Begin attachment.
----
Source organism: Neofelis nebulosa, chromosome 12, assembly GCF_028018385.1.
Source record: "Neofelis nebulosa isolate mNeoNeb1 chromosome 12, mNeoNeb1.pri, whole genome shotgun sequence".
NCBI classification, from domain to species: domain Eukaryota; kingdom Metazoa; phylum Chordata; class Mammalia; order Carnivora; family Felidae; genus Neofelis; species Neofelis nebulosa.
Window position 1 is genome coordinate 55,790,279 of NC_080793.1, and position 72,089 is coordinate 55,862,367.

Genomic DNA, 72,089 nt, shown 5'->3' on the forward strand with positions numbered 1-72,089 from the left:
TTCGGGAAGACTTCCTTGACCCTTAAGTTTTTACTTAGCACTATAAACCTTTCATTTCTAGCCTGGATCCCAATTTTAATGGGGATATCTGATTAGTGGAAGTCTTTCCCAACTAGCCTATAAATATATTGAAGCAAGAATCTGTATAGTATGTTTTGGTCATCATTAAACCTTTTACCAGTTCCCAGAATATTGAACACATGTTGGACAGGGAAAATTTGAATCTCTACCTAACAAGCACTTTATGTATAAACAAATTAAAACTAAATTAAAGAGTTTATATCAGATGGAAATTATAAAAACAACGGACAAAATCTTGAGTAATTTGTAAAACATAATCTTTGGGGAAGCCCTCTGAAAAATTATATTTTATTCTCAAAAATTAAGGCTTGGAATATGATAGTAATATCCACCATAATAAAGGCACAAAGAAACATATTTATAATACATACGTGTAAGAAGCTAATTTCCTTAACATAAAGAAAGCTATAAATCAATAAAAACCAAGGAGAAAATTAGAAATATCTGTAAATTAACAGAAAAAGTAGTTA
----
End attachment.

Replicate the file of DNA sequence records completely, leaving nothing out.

Source organism: Neofelis nebulosa, chromosome 12, assembly GCF_028018385.1.
Source record: "Neofelis nebulosa isolate mNeoNeb1 chromosome 12, mNeoNeb1.pri, whole genome shotgun sequence".
NCBI classification, from domain to species: domain Eukaryota; kingdom Metazoa; phylum Chordata; class Mammalia; order Carnivora; family Felidae; genus Neofelis; species Neofelis nebulosa.
Window position 1 is genome coordinate 55,790,279 of NC_080793.1, and position 72,089 is coordinate 55,862,367.

Genomic DNA, 72,089 nt, shown 5'->3' on the forward strand with positions numbered 1-72,089 from the left:
TTCGGGAAGACTTCCTTGACCCTTAAGTTTTTACTTAGCACTATAAACCTTTCATTTCTAGCCTGGATCCCAATTTTAATGGGGATATCTGATTAGTGGAAGTCTTTCCCAACTAGCCTATAAATATATTGAAGCAAGAATCTGTATAGTATGTTTTGGTCATCATTAAACCTTTTACCAGTTCCCAGAATATTGAACACATGTTGGACAGGGAAAATTTGAATCTCTACCTAACAAGCACTTTATGTATAAACAAATTAAAACTAAATTAAAGAGTTTATATCAGATGGAAATTATAAAAACAACGGACAAAATCTTGAGTAATTTGTAAAACATAATCTTTGGGGAAGCCCTCTGAAAAATTATATTTTATTCTCAAAAATTAAGGCTTGGAATATGATAGTAATATCCACCATAATAAAGGCACAAAGAAACATATTTATAATACATACGTGTAAGAAGCTAATTTCCTTAACATAAAGAAAGCTATAAATCAATAAAAACCAAGGAGAAAATTAGAAATATCTGTAAATTAACAGAAAAAGTAGTTA